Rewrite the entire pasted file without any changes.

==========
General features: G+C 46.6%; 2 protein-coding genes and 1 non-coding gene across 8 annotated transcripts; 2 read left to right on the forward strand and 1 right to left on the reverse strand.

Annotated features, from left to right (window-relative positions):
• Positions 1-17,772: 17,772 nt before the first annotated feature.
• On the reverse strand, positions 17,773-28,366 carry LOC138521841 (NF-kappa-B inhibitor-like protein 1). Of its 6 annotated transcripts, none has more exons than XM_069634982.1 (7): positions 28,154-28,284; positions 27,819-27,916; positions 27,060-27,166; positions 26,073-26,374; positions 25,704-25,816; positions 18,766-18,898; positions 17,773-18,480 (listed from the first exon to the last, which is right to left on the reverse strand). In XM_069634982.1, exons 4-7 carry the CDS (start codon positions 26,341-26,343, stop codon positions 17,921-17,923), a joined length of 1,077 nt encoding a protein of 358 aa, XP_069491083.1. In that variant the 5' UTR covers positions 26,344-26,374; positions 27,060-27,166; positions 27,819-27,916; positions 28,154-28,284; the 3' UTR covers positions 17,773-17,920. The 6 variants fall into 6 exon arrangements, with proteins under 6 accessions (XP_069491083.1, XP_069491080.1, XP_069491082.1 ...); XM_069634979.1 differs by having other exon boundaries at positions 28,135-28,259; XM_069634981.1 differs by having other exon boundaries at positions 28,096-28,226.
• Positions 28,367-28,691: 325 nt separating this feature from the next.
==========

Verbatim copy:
General features: G+C 46.6%; 2 protein-coding genes and 1 non-coding gene across 8 annotated transcripts; 2 read left to right on the forward strand and 1 right to left on the reverse strand.

Annotated features, from left to right (window-relative positions):
• Positions 1-17,772: 17,772 nt before the first annotated feature.
• On the reverse strand, positions 17,773-28,366 carry LOC138521841 (NF-kappa-B inhibitor-like protein 1). Of its 6 annotated transcripts, none has more exons than XM_069634982.1 (7): positions 28,154-28,284; positions 27,819-27,916; positions 27,060-27,166; positions 26,073-26,374; positions 25,704-25,816; positions 18,766-18,898; positions 17,773-18,480 (listed from the first exon to the last, which is right to left on the reverse strand). In XM_069634982.1, exons 4-7 carry the CDS (start codon positions 26,341-26,343, stop codon positions 17,921-17,923), a joined length of 1,077 nt encoding a protein of 358 aa, XP_069491083.1. In that variant the 5' UTR covers positions 26,344-26,374; positions 27,060-27,166; positions 27,819-27,916; positions 28,154-28,284; the 3' UTR covers positions 17,773-17,920. The 6 variants fall into 6 exon arrangements, with proteins under 6 accessions (XP_069491083.1, XP_069491080.1, XP_069491082.1 ...); XM_069634979.1 differs by having other exon boundaries at positions 28,135-28,259; XM_069634981.1 differs by having other exon boundaries at positions 28,096-28,226.
• Positions 28,367-28,691: 325 nt separating this feature from the next.